Now that I blog for Day Nursery, I enjoy reading other blogs that appeal to parents of young children. I followed a link today that landed me on a great one. It is called Being Savvy. The cool thing about this blog (beside the fact that the local author takes awesome photos) is that they have secured moms who live in many major cities, including Indianapolis, to write a local version–check out this post 99 things to do with your child in Indianapolis before they grow up! If you are planning a trip with your family in the near future, see what other cities this blog covers. You may just luck into a wealth of family friendly information.
National Family Week is coming up next week. It seems logical that this event, made official by legislation (not just Hallmark) is celebrated during the week of Thanksgiving when many families gather. I have to admit I wasn’t aware of this annual celebration, even though I discovered it was established in 1968 right here in Indianapolis by Sam Wiley, an Indianapolis teacher and school administrator as a means to provide Americans with an opportunity to promote strong families. The premise of National Family Week is that children do better when their families are strong and families do better when they live in communities that help them succeed. Children live better lives when their families are strong, and families are strong when they live in communities that connect them to economic opportunities, social networks, and services. These “connections” include reliable child care. The Alliance for Children and Families, a nonprofit membership association representing child- and family-serving organizations in the United States and Canada, has directed National Family Week efforts for more than 30 years.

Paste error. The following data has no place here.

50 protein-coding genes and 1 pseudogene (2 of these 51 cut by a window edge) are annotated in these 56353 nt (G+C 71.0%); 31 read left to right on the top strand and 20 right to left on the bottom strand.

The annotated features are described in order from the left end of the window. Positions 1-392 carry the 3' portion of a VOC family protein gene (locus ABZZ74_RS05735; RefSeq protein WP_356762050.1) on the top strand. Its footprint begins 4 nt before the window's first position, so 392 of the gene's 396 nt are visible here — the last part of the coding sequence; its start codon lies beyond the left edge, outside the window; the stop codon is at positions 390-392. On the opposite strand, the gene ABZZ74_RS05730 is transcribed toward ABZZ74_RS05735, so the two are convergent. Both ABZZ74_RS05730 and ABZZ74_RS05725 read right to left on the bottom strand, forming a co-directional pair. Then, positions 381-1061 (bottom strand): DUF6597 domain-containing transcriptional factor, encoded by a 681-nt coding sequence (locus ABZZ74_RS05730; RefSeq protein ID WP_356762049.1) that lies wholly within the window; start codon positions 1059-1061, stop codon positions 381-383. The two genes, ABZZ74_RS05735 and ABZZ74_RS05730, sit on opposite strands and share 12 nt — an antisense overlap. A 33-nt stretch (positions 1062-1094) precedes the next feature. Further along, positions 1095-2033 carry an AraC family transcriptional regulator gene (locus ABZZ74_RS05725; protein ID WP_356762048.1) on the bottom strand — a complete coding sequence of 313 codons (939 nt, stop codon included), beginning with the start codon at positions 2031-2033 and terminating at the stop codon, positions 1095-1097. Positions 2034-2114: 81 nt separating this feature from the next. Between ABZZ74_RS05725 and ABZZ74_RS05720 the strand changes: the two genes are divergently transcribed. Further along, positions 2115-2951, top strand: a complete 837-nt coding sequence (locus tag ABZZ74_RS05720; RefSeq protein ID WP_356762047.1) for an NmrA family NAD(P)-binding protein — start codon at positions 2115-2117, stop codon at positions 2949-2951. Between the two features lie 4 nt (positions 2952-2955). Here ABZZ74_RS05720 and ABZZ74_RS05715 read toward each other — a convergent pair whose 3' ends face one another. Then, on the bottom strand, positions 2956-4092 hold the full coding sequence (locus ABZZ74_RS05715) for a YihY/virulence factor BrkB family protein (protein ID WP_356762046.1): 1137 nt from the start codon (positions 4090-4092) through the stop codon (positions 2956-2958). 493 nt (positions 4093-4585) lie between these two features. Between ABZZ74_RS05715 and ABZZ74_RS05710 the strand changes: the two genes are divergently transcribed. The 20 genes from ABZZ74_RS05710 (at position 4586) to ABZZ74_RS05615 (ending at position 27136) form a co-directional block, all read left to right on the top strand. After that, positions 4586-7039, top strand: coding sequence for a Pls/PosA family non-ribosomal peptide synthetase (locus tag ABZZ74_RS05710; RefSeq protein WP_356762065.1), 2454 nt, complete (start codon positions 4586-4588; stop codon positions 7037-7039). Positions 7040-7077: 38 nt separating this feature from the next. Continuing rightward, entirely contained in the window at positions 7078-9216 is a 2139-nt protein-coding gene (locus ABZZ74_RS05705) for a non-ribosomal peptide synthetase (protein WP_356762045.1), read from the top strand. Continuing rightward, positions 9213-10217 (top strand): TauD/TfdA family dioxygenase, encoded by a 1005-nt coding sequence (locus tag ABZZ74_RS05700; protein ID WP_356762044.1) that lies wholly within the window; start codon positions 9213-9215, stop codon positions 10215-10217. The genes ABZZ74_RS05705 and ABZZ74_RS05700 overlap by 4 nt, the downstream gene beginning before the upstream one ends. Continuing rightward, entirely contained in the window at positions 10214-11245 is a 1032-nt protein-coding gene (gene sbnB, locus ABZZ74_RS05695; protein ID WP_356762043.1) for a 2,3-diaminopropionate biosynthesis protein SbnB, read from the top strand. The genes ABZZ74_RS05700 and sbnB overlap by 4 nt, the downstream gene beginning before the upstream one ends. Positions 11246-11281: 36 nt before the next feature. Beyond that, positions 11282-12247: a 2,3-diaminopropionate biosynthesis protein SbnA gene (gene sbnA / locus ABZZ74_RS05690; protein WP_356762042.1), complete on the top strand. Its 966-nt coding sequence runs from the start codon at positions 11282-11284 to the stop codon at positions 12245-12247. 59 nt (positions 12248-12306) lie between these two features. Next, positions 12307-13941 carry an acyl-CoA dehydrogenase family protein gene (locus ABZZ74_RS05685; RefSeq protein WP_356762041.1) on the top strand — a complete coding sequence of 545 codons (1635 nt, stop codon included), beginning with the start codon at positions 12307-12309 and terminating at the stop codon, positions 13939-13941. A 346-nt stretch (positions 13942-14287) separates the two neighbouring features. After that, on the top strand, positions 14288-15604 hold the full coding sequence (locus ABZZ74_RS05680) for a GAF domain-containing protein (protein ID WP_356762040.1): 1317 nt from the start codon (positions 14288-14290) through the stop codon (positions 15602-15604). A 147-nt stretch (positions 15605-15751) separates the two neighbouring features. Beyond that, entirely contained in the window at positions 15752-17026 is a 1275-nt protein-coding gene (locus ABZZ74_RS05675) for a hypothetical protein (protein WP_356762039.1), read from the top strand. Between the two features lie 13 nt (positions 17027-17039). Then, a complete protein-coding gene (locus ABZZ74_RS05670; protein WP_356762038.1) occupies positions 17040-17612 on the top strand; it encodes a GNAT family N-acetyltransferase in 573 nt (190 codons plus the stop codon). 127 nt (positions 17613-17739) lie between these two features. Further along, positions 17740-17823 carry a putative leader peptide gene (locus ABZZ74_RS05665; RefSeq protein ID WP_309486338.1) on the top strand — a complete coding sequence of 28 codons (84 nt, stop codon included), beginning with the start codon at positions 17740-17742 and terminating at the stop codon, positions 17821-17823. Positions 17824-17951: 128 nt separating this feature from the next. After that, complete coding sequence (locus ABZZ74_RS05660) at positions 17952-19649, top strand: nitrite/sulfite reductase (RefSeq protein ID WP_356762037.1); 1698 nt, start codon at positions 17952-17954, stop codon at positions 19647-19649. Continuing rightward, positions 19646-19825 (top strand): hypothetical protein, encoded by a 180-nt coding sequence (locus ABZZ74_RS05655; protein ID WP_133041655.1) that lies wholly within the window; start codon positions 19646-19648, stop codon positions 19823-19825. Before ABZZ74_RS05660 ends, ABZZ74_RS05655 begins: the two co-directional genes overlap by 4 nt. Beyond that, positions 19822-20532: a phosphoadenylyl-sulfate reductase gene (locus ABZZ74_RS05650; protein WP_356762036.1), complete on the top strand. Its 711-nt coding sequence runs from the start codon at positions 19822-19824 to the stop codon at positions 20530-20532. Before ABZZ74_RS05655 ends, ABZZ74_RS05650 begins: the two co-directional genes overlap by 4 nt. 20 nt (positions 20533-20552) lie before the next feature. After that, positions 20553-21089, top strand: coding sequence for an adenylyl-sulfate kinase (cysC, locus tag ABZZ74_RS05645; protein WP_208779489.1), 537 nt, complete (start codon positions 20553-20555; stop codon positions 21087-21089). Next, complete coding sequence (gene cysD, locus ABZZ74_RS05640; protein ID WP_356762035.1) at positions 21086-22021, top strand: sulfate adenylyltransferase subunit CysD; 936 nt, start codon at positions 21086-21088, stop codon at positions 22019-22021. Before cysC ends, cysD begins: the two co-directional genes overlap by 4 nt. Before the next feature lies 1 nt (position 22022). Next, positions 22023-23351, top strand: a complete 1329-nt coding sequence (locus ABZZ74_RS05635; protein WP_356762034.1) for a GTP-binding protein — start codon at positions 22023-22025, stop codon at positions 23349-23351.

INShape Indiana, Governor Daniels’ statewide health initiative suggests that you celebrate National Family Week, November 23-29, by doing physical fitness activities together. Try one of these fun ideas:
–Have a family dance competition
–Play a sport together in your backyard
–Record steps taken each day and compare
–Go ice skating
You can plan your own family celebration at http://www.nationalfamilyweek.org/
Research tells us that children benefit from multiple readings of storybooks with rich characters, plot and vocabulary. Does your child have a book they beg you to read over and over again? While preparing for the national Read for the Record day (see my Oct 8 post), I found a wealth of info on this topic. While, many teachers learn these techniques in school, parents don’t always get the backup information to reinforce what their “gut” tells them is important in the journey of educating their children. For young children especially, real experience in the world is the primary source of background knowledge. Young children must see things, feel things, and try to do things if they are to gain the knowledge they need about the world. But books also help children develop background knowledge. Books provide opportunities for children to think about and thereby extend their own first-hand experiences. Books also expose children to experiences they have not yet had. If you would like to read more about this subject, a great place to start is www.readfortherecord.org. Click on the “Reading Tools” link and then read the lesson plan which goes with the classic book “Corduroy.” You remember that book. The one with the stuffed bear in the department store? The book your child asks you to read them over and over again…